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Getting Angry to Get Ahead: Black College Men, Emotional Performance, and Encouraging Respectable Masculinity


Symbolic Interaction

Published online on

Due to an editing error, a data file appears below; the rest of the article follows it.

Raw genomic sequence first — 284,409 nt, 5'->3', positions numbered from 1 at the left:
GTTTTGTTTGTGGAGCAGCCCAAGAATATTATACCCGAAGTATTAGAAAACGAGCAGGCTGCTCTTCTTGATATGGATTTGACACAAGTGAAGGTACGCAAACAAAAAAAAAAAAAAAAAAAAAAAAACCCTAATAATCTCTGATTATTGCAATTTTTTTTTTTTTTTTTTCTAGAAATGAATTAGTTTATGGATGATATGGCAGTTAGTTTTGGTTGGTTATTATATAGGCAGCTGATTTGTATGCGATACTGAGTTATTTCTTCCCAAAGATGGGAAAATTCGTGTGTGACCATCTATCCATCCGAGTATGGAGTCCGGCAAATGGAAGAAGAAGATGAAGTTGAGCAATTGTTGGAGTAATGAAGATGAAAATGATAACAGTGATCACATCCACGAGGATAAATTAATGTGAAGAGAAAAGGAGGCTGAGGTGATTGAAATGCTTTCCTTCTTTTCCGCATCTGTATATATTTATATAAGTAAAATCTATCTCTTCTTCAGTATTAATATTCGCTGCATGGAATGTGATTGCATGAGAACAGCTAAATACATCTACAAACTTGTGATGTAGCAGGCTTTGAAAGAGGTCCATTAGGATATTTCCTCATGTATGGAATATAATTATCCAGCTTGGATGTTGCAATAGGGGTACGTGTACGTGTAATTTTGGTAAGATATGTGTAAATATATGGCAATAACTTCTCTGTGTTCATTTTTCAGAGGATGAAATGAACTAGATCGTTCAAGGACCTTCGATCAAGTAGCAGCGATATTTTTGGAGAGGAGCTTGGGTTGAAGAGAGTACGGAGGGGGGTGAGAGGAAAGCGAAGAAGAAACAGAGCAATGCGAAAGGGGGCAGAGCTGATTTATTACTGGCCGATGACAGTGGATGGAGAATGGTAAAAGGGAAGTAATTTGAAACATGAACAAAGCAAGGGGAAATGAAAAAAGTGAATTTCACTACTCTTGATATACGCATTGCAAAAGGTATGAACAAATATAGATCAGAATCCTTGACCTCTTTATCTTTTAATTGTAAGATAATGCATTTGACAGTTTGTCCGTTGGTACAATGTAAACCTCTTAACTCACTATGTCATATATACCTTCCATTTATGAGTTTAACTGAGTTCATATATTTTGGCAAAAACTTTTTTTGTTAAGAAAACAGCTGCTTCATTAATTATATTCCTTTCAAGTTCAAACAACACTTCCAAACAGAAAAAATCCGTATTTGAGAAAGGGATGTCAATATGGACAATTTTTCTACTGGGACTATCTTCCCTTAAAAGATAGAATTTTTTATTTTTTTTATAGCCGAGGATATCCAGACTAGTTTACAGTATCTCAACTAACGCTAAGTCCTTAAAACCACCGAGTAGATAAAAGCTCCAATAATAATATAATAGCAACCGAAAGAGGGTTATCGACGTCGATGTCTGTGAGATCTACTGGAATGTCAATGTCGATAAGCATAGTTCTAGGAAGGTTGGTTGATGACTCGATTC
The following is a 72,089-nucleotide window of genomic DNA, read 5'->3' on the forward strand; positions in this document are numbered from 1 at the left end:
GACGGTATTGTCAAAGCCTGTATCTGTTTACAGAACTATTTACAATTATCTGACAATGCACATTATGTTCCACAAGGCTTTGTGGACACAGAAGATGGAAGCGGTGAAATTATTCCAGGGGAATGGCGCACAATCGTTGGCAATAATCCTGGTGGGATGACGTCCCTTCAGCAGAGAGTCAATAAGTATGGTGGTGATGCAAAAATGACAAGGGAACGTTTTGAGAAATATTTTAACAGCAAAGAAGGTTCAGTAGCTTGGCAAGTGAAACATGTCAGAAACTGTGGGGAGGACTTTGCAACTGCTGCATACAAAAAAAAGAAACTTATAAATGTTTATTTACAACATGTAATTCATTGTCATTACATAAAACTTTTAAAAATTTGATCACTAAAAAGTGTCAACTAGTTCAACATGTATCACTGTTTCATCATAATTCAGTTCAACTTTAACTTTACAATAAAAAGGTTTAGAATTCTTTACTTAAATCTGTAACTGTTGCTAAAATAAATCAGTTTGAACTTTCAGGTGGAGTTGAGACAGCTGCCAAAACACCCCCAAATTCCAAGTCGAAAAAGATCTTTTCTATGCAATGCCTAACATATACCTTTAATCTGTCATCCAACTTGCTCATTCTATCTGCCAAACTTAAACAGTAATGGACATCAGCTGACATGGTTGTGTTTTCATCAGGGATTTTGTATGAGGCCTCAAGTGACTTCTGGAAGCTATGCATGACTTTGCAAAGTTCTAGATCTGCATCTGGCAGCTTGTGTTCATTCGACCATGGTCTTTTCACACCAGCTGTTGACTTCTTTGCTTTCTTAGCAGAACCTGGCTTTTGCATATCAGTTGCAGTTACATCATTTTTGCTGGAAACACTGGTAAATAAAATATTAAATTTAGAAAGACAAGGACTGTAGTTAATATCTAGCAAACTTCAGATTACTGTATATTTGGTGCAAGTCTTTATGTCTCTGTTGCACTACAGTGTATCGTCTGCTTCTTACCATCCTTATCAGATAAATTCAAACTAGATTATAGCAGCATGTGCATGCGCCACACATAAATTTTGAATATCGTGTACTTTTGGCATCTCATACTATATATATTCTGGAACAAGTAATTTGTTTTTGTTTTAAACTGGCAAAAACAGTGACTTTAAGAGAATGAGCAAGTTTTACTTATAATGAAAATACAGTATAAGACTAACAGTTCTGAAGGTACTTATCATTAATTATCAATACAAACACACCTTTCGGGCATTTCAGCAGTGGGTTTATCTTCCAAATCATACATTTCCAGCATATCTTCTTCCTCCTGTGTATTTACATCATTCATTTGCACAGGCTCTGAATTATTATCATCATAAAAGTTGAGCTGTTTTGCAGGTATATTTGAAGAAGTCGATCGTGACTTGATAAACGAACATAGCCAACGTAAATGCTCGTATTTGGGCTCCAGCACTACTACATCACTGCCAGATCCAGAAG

This article draws on two years of ethnographic fieldwork to explore how a group of black men on a college campus displayed anger in order to encourage other black men to adopt a respectable form of masculinity. Although prior research suggests that black men may work to avoid public displays of anger to evade negative stereotypes of black men, we uncover the contexts in which black men were comfortable expressing feelings of anger, frustration, annoyance, and irritation. Specifically, group leaders displayed these emotions when they observed recruits to their group engaging in actions or behaviors that threatened to reinforce certain stereotypes about black men.